9/11 widow shares her story | VailDaily.com

9/11 widow shares her story

Terri Schlichenmeyer

They say that every generation has their marker.

For instance, what were you doing when you heard that Pearl Harbor was bombed? Where were you when JFK was killed, or John Lennon? How about the Challenger Disaster?

Where were you when the Twin Towers fell?

Marian Fontana had just dropped her son off at kindergarten. She was looking forward to an evening anniversary celebration with her firefighter husband, Dave, when the Towers fell. In her new book, “A Widow’s Walk”, she describes that day and many others after it.

Marian Goldstein met Dave Fontana in college, and they dated for 10 years before they were married. He proposed on a snowy night beneath the shelter of pine trees, and they danced to Etta James at their wedding. When their son Aiden was born, Marian remembers how Dave would sneak into the nursery to whisper “I love you” into the newborn’s ear.

On September 11, 2001, Dave Fontana was supposed to be off work early. He was a fireman at Brooklyn’s Squad 1, and on that morning, he called his wife to tell her that he’d meet her for breakfast.

And then the first plane hit one of the towers.

The waiting started.

Dave Fontana never missed a fire, and while Marian hoped that he was safe, she knew that he wasn’t. After the towers fell and Dave was officially listed as missing, friends flocked around Marian to support her. At first, as bodies were pulled from the wreckage, everyone said that Dave and his fellow firefighters may have found a small pocket of survival and could be found alive. As time went on, it became apparent that that wasn’t going to be so.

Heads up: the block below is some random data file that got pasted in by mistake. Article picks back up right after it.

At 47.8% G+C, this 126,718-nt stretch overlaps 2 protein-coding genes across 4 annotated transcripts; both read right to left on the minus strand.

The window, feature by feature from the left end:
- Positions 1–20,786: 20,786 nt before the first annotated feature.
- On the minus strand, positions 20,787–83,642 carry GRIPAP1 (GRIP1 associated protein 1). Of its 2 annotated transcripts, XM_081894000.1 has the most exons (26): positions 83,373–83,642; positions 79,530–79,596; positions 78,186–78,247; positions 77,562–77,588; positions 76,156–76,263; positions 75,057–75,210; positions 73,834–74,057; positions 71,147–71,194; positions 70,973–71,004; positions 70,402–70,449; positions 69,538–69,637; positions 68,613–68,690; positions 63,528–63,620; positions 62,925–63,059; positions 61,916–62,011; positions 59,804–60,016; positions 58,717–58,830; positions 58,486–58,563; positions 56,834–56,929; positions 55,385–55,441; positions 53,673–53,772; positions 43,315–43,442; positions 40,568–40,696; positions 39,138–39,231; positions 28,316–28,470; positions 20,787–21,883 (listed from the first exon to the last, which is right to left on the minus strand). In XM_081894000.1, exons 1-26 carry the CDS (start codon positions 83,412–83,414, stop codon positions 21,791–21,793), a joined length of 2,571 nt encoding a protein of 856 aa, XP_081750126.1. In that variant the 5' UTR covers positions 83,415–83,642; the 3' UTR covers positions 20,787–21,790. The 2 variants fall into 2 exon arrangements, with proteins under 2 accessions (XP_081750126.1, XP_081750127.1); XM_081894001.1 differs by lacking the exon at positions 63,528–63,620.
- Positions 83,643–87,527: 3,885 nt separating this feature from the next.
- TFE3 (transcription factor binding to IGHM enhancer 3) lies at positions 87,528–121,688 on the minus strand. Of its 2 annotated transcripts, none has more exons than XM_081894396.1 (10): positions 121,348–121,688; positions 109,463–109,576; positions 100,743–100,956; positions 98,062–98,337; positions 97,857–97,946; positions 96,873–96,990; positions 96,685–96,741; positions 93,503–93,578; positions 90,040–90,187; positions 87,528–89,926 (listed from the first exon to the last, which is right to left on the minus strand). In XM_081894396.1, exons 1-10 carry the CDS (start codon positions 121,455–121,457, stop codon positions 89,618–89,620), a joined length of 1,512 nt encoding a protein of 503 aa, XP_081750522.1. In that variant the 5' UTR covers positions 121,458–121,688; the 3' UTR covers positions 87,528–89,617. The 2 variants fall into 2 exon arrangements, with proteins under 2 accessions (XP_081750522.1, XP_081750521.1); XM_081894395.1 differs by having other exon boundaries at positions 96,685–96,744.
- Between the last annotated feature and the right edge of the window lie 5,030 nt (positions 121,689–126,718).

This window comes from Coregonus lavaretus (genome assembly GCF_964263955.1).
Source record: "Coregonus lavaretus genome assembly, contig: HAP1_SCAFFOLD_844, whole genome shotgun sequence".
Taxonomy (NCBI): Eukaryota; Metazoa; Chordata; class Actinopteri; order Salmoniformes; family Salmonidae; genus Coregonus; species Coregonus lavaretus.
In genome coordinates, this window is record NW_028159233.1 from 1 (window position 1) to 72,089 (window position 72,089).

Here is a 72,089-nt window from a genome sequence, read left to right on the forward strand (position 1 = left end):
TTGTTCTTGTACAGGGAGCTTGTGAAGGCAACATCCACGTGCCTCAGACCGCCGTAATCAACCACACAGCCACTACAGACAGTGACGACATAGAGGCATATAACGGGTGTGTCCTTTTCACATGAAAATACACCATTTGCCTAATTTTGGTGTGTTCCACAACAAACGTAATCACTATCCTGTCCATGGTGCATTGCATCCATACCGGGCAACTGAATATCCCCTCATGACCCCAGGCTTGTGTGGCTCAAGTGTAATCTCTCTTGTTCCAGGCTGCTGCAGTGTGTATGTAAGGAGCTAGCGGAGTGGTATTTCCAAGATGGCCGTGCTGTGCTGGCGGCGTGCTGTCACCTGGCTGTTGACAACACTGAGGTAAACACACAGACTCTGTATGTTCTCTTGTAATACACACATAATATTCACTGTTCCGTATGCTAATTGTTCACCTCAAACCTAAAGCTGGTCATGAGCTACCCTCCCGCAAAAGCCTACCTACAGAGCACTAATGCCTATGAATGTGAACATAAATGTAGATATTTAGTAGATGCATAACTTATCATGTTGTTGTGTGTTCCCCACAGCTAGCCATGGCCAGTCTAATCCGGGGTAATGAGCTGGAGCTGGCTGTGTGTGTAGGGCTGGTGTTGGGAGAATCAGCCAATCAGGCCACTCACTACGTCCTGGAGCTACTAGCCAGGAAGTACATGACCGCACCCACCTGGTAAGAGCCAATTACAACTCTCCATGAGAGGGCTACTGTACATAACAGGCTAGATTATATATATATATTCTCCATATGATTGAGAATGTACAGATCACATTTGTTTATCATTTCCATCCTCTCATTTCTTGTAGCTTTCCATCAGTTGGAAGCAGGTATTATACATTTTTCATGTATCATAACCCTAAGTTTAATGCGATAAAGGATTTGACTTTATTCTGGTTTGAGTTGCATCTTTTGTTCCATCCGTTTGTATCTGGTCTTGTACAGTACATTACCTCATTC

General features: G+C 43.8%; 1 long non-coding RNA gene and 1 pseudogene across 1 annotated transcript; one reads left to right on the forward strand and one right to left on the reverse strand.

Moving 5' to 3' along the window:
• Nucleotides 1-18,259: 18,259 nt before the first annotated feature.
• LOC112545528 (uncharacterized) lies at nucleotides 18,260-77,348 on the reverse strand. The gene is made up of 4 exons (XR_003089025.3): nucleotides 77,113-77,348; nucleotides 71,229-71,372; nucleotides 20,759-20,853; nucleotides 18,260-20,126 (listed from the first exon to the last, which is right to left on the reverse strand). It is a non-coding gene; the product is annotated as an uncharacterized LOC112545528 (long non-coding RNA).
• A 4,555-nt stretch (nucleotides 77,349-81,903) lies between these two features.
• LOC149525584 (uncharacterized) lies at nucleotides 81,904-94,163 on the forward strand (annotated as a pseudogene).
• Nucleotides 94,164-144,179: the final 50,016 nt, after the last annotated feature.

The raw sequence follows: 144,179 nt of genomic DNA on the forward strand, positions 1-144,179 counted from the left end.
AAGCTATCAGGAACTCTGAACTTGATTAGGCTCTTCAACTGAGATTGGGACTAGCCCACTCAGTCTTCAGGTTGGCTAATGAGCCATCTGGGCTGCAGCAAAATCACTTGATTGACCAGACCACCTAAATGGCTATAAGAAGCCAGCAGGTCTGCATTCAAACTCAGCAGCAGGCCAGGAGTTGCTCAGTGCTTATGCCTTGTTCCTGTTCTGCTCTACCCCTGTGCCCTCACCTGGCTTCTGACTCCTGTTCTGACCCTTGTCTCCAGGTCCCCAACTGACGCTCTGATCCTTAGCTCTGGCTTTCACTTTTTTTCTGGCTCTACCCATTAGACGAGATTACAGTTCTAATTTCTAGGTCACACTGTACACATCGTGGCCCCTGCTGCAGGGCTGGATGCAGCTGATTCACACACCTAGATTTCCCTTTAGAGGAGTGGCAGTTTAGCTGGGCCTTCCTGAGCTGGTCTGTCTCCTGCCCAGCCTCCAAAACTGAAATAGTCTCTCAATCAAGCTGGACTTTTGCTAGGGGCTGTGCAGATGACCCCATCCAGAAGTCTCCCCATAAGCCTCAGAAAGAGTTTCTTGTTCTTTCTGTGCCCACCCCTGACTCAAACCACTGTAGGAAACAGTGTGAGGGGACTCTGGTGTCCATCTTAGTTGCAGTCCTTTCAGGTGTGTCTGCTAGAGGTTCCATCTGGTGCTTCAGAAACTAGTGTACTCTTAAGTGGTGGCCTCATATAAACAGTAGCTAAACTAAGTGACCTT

Over the course of the next year, Marian Fontana learned to be a widow. She dealt with holidays without Dave and she learned how to tell her five-year-old son that Daddy was gone. She went to funerals and wakes and she supported other firefighter widows. And as politics began to creep more into the picture, Fontana became an activist for the memory of her husband and others who were killed.

I knew I was in trouble with this book, when I got teary-eyed on page 3. Author Marian Fontana describes the frustration and the horror of the unknown so well that, even though you know the outcome, you still hope along with her during the first chapters of this book. “A Widow’s Walk” is part memoir, part history, and a whole lot of love story but I liked Fontana’s honesty, too; she never made Dave out to be Superman. She allows her memories to include his flaws, which is hard to do when someone you love is yanked out of your life so abruptly and so violently.

If you plan on marking this anniversary, or if you remember vividly where you were on September 11, 2001, you’re going to want to read this book.

Be sure to grab a box of tissues, though. This one is a sad one.

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